Having an excuse to skip litter box duty is one of the many perks of pregnancy. Women who are expecting are commonly advised to avoid coming into contact with the cat’s business in order to reduce their risk of contracting toxoplasmosis. So how does toxoplasmosis affect pregnancy, and what is the best way to lower your risk of contracting it?
According to the Centers for Disease Control and Prevention (CDC), the disease toxoplasmosis is caused by the single-celled parasite toxoplasma gondii and approximately 60 million people in the United States may be infected with it. This might sound scary, but as further explained on the CDC’s site, most people who are infected have no symptoms, and in general a healthy person’s immune system will keep the parasite in check. You may already have toxoplasmosis and not even know it.
Pregnant women may be at risk if they get infected with toxoplasmosis just prior to or during their pregnancy. Because the disease can cross the placenta, infants who contract congenital toxoplasmosis may develop medical problems with major organs, and other effects include seizures, cerebral palsy, and blindness, according to the Organization of Teratology Information Services (OTIS). With that said, it is still relatively rare for infants to contract the disease from their mothers (if she has it, her baby has about a 20 percent chance of getting the disease), and only up to 4,000 infants are born with toxoplasmosis in the United States every year, as explained by OTIS. But when it comes to your baby, it’s normal to be completely risk averse.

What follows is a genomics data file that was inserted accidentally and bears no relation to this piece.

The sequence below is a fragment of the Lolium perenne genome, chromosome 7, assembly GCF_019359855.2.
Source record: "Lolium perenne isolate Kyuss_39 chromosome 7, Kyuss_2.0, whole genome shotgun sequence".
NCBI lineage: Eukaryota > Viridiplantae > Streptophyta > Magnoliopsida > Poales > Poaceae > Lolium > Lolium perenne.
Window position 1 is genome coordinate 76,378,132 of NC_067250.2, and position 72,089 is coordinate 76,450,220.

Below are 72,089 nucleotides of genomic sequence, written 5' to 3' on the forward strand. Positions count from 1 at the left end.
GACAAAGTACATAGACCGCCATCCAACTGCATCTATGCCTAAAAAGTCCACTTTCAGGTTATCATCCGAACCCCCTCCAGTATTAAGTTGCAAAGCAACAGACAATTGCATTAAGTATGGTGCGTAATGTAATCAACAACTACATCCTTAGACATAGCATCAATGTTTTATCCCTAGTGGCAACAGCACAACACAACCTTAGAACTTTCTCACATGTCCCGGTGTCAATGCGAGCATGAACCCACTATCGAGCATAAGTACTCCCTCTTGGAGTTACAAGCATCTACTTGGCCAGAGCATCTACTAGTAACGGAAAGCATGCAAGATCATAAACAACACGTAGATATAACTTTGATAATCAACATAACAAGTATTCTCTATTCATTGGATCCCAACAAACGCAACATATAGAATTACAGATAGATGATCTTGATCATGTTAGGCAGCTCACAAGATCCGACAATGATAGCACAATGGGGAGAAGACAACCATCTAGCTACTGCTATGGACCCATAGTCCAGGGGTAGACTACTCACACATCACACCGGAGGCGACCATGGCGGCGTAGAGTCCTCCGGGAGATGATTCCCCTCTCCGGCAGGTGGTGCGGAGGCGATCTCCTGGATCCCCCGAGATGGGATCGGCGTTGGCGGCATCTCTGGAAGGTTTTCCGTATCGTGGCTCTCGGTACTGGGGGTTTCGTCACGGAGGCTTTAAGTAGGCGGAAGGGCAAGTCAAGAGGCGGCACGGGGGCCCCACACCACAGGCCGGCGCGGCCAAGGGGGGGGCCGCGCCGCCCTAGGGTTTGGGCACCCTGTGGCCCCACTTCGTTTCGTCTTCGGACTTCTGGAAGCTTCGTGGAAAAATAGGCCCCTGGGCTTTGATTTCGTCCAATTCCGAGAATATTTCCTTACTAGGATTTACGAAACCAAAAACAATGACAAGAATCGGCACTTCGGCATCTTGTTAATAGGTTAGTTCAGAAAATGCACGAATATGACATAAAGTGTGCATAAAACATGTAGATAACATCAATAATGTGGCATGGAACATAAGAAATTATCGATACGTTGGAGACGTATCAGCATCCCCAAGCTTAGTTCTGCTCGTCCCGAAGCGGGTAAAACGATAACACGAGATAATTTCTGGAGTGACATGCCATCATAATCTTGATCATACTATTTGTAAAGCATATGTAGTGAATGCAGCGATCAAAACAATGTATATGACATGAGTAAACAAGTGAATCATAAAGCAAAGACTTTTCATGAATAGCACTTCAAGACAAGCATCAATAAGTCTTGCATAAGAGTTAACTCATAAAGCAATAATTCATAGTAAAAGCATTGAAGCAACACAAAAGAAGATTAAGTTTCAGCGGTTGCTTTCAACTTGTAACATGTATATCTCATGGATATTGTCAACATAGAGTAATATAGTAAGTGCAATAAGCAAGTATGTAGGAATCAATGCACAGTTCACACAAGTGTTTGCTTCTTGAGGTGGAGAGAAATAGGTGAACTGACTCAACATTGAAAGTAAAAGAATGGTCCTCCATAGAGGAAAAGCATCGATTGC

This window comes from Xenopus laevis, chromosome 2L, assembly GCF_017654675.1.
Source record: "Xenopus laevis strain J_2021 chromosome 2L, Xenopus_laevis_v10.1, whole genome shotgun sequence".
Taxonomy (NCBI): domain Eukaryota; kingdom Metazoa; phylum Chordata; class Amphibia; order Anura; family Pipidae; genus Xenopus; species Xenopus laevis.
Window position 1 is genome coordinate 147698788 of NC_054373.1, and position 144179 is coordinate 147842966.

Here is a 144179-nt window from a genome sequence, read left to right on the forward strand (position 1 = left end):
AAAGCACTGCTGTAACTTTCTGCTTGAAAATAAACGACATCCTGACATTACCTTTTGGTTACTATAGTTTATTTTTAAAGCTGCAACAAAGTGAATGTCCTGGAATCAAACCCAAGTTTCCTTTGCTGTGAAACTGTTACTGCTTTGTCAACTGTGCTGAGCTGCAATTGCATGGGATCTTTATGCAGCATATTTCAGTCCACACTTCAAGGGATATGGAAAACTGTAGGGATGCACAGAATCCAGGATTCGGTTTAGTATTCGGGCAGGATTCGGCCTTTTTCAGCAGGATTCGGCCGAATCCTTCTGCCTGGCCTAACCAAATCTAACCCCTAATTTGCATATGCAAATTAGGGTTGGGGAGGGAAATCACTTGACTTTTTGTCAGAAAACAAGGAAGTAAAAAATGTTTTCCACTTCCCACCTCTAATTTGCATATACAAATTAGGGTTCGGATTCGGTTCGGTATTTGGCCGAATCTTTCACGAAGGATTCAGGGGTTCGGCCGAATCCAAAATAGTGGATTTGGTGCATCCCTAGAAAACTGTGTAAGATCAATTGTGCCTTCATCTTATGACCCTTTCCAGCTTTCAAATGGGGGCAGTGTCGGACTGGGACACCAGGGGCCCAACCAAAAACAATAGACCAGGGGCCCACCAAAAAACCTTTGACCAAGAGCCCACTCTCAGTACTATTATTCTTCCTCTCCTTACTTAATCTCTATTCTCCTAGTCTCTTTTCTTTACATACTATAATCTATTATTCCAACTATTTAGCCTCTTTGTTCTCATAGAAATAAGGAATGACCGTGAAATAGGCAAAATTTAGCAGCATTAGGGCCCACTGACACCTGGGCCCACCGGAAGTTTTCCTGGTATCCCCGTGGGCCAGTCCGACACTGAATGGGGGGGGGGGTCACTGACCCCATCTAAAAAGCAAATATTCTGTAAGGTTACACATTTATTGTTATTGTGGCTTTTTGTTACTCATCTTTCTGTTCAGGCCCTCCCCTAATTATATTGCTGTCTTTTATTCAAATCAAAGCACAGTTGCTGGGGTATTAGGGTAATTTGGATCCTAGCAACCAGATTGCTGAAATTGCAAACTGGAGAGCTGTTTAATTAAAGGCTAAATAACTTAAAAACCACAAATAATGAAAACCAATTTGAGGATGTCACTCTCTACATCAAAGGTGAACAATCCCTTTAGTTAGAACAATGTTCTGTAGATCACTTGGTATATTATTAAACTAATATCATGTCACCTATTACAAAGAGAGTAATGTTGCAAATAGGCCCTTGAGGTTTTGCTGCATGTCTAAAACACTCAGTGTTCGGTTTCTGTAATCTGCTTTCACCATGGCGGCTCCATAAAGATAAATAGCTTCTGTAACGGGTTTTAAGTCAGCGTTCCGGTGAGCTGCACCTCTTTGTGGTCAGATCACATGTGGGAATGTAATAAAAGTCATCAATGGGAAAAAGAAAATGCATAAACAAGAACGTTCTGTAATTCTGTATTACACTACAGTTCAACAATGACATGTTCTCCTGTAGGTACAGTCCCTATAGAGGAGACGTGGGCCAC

Chances are you associate the disease with cats, and with good reason: cats who harbor toxoplasmosis may pass it on to people via their feces, according to the Mayo Clinic. But not all cats are the problem, as those who are allowed to hunt outdoors or eat raw meat are more likely to come into contact with the parasite. A strictly indoor kitty is less likely to have toxoplasmosis. And as further explained on the Mayo Clinic’s site, people can also become infected by the disease from eating contaminated foods (pork and venison are occasionally culprits), or even by consuming unwashed produce.
Thankfully, there are simple ways to protect yourself from this disease — and none of them involve giving up your beloved cat. For instance, the American Pregnancy Association recommends women avoid litter duty, keep cats away from counters and other food prep surfaces, and eat only well-cooked meat. Overall, by following food hygiene practices and keeping away from your cat's litter, you may decrease your odds of contracting toxoplasmosis while pregnant.